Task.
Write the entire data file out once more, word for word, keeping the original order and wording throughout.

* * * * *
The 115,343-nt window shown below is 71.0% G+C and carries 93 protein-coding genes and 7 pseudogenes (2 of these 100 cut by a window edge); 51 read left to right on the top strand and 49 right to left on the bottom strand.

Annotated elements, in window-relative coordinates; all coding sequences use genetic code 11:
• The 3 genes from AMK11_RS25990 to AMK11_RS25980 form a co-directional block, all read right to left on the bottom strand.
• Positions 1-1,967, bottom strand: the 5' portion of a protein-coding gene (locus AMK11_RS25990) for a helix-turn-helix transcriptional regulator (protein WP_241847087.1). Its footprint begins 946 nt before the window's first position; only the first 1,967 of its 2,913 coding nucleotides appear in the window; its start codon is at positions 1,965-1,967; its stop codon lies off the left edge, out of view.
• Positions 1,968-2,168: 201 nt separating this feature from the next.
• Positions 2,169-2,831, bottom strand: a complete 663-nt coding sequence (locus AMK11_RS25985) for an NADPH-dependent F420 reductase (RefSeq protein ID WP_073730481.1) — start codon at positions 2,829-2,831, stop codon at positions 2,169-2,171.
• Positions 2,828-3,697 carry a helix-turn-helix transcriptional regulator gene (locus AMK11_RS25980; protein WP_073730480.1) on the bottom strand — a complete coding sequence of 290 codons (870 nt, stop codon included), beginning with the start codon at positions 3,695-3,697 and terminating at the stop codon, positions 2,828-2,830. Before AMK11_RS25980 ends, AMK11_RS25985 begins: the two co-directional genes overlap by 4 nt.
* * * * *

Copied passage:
The 115,343-nt window shown below is 71.0% G+C and carries 93 protein-coding genes and 7 pseudogenes (2 of these 100 cut by a window edge); 51 read left to right on the top strand and 49 right to left on the bottom strand.

Annotated elements, in window-relative coordinates; all coding sequences use genetic code 11:
• The 3 genes from AMK11_RS25990 to AMK11_RS25980 form a co-directional block, all read right to left on the bottom strand.
• Positions 1-1,967, bottom strand: the 5' portion of a protein-coding gene (locus AMK11_RS25990) for a helix-turn-helix transcriptional regulator (protein WP_241847087.1). Its footprint begins 946 nt before the window's first position; only the first 1,967 of its 2,913 coding nucleotides appear in the window; its start codon is at positions 1,965-1,967; its stop codon lies off the left edge, out of view.
• Positions 1,968-2,168: 201 nt separating this feature from the next.
• Positions 2,169-2,831, bottom strand: a complete 663-nt coding sequence (locus AMK11_RS25985) for an NADPH-dependent F420 reductase (RefSeq protein ID WP_073730481.1) — start codon at positions 2,829-2,831, stop codon at positions 2,169-2,171.
• Positions 2,828-3,697 carry a helix-turn-helix transcriptional regulator gene (locus AMK11_RS25980; protein WP_073730480.1) on the bottom strand — a complete coding sequence of 290 codons (870 nt, stop codon included), beginning with the start codon at positions 3,695-3,697 and terminating at the stop codon, positions 2,828-2,830. Before AMK11_RS25980 ends, AMK11_RS25985 begins: the two co-directional genes overlap by 4 nt.